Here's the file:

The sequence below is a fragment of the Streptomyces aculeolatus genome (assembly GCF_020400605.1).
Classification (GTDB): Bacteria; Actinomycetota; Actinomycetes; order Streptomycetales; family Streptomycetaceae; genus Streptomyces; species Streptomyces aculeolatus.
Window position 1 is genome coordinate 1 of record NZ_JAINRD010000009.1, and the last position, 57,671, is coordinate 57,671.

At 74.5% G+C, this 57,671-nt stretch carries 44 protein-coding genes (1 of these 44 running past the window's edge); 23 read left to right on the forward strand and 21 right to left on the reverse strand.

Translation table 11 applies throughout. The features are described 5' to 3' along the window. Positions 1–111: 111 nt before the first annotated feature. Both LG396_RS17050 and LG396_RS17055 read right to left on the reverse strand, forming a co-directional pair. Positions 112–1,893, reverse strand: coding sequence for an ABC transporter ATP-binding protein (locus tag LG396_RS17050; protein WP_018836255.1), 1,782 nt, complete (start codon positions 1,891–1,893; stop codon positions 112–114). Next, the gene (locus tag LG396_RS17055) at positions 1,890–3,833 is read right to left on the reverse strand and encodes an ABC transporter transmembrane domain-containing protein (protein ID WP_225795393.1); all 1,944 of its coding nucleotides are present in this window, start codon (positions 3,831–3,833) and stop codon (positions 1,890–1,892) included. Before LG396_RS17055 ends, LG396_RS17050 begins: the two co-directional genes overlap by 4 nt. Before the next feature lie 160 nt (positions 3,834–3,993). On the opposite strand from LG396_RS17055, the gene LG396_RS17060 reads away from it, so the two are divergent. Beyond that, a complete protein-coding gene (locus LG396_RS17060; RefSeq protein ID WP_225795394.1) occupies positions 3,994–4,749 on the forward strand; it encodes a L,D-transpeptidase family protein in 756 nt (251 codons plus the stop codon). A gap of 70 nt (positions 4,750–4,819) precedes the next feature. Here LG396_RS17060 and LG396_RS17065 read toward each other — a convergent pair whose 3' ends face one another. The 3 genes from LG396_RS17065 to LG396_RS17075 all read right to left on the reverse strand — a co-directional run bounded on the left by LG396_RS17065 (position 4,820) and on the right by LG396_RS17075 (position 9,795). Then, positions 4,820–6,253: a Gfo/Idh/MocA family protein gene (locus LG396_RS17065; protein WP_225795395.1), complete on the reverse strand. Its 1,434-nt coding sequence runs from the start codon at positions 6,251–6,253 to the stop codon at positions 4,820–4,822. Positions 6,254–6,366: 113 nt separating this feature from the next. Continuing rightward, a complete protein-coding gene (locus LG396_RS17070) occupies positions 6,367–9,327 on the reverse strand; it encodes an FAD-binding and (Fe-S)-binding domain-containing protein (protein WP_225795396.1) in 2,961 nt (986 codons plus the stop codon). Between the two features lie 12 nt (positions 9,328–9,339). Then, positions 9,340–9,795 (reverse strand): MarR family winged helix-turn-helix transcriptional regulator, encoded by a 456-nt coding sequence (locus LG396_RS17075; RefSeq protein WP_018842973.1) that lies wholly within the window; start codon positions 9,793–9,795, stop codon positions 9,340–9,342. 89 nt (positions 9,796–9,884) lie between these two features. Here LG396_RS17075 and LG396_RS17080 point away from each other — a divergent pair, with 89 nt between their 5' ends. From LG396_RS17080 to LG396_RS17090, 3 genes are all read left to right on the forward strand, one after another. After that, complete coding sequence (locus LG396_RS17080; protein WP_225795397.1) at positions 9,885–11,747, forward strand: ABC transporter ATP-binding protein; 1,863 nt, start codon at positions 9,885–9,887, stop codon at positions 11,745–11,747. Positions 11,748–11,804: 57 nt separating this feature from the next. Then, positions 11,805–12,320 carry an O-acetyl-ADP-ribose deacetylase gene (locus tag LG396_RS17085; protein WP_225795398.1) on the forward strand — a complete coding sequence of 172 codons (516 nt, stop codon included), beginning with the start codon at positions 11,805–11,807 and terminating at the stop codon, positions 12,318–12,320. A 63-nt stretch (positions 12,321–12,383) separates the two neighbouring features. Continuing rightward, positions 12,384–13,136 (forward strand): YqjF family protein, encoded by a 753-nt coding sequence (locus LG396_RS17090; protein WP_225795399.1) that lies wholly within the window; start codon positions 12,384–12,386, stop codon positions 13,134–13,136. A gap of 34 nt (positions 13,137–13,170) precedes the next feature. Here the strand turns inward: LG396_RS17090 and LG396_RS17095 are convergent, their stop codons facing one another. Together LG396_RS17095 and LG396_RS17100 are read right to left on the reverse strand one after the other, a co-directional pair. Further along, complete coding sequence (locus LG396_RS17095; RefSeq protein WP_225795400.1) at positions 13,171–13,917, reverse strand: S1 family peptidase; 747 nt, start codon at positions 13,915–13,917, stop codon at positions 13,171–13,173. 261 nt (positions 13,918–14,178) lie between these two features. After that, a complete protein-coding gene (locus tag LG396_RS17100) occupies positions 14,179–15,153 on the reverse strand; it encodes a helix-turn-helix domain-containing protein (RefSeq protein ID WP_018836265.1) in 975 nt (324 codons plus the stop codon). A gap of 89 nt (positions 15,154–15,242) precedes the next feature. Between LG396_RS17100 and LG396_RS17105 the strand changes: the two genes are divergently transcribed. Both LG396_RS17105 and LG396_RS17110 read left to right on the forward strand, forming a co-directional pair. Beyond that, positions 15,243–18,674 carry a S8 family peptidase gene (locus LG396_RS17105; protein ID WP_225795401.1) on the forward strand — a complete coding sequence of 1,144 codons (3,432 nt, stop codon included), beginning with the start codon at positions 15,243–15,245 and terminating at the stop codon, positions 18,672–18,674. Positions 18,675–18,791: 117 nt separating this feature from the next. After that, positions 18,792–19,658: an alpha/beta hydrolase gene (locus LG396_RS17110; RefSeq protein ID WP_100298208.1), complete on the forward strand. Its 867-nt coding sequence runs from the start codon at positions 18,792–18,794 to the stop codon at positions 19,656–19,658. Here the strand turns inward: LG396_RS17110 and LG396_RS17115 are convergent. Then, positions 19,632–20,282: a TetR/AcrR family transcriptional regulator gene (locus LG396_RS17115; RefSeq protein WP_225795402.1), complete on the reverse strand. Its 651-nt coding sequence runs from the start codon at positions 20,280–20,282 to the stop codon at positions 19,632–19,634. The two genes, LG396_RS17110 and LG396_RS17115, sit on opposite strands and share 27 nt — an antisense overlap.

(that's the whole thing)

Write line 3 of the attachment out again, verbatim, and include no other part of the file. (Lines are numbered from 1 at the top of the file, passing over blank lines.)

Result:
Window position 1 is genome coordinate 1 of record NZ_JAINRD010000009.1, and the last position, 57,671, is coordinate 57,671.